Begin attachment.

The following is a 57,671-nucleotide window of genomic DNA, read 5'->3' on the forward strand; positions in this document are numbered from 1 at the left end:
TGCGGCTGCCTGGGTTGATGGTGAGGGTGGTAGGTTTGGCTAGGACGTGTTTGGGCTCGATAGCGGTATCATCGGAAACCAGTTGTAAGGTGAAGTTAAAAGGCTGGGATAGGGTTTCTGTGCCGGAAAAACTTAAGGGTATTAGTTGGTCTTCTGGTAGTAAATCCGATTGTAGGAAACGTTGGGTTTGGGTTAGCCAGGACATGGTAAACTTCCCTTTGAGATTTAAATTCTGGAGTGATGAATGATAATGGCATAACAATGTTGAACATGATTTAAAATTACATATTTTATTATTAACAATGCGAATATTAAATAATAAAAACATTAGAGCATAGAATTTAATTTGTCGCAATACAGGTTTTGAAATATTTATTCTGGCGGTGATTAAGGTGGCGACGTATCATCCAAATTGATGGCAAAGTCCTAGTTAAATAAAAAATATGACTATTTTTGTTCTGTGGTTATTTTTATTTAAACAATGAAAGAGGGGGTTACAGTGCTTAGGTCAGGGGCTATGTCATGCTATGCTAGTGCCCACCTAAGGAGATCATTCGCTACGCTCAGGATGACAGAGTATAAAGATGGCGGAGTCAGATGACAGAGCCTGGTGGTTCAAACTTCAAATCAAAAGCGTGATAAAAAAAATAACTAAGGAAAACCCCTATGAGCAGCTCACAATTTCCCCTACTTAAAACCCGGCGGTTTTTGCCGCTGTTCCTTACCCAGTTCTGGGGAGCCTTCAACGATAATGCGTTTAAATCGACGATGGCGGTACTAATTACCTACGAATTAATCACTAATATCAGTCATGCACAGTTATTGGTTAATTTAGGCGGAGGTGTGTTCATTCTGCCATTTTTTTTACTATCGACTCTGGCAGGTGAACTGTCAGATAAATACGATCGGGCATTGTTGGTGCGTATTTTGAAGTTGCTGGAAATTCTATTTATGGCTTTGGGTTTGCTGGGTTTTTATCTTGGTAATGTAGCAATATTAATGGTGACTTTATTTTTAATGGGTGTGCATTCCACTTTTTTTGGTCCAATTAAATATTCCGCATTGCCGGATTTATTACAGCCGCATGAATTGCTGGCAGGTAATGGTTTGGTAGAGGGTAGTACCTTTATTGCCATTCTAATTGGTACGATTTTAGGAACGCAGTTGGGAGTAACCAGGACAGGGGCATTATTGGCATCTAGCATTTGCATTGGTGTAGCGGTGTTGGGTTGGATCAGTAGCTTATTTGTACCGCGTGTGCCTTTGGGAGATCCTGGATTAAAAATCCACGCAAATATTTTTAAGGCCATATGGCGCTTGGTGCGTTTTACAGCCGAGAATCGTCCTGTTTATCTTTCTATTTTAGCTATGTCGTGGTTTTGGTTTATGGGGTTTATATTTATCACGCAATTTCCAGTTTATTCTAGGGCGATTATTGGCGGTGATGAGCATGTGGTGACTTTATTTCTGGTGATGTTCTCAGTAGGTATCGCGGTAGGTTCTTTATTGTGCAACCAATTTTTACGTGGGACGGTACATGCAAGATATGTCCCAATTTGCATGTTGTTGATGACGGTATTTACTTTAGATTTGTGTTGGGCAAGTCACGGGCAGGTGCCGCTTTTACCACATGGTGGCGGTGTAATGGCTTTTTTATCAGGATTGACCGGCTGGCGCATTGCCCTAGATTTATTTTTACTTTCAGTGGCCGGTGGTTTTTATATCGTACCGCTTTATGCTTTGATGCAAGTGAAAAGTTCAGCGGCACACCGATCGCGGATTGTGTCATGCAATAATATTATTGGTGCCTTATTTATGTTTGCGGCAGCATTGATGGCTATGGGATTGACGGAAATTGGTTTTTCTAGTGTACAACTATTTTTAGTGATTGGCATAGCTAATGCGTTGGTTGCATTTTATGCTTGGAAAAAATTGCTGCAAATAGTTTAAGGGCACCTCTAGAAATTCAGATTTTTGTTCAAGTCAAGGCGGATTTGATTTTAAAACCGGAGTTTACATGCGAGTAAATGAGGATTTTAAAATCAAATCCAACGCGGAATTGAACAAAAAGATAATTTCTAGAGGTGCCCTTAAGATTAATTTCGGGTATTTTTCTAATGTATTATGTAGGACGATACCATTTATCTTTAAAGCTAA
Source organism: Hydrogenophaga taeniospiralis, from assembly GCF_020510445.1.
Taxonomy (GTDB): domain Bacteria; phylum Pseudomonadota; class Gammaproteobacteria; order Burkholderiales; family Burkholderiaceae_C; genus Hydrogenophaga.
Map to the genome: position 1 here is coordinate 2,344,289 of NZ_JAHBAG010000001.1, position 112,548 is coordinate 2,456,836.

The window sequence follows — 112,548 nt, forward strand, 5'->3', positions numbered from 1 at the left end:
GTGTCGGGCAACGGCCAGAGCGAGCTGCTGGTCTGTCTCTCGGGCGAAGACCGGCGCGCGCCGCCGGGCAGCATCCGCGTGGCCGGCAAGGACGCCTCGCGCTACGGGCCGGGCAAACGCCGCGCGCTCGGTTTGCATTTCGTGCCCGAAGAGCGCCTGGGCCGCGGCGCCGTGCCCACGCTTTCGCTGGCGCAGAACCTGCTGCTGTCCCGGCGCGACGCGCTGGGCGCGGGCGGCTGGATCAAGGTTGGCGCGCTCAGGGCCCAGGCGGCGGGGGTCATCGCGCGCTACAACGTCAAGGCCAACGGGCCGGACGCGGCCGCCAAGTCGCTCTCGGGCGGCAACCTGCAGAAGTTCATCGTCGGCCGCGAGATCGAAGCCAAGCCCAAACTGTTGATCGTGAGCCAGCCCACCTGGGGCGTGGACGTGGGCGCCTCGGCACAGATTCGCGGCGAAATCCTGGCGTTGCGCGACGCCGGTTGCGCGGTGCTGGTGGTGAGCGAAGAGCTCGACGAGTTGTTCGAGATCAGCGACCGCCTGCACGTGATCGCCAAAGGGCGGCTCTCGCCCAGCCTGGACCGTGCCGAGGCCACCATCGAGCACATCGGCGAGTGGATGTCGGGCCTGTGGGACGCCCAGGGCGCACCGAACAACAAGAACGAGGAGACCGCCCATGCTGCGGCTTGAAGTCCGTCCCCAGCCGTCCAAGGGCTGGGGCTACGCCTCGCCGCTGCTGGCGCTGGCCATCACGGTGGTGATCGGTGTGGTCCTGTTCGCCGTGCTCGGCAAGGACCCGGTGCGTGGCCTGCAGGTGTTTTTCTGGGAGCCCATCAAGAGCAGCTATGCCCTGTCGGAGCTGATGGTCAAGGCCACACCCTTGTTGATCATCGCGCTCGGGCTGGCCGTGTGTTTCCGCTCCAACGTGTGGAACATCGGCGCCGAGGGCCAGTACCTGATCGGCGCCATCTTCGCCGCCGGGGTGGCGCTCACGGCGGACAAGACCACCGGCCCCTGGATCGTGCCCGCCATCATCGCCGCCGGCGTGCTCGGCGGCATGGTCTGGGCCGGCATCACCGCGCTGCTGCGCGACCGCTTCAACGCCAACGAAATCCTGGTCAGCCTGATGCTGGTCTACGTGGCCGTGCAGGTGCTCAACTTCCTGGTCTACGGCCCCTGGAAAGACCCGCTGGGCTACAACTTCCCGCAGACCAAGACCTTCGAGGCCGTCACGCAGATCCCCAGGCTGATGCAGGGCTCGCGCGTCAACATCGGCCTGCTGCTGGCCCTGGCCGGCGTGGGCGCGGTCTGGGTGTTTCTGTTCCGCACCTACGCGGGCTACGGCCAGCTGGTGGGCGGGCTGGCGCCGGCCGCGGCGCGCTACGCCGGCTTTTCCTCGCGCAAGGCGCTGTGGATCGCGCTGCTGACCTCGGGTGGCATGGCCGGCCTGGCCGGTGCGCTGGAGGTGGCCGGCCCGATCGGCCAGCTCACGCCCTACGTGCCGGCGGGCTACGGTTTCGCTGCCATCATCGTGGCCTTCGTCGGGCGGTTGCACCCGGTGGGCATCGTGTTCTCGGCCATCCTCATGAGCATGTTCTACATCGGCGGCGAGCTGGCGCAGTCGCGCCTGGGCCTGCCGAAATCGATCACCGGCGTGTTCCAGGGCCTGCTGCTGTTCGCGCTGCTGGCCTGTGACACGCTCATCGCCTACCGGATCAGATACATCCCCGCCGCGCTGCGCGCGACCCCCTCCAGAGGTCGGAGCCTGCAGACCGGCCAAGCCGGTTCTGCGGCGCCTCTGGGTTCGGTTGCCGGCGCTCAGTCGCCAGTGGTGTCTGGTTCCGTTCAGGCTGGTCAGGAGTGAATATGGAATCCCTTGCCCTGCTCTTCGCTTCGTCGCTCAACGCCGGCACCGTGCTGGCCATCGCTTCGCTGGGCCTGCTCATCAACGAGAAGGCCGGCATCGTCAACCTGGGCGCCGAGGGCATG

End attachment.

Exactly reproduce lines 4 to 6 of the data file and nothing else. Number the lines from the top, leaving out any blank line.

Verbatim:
Taxonomy (GTDB): domain Bacteria; phylum Pseudomonadota; class Gammaproteobacteria; order Burkholderiales; family Burkholderiaceae_C; genus Hydrogenophaga.
Map to the genome: position 1 here is coordinate 2,344,289 of NZ_JAHBAG010000001.1, position 112,548 is coordinate 2,456,836.

The window sequence follows — 112,548 nt, forward strand, 5'->3', positions numbered from 1 at the left end: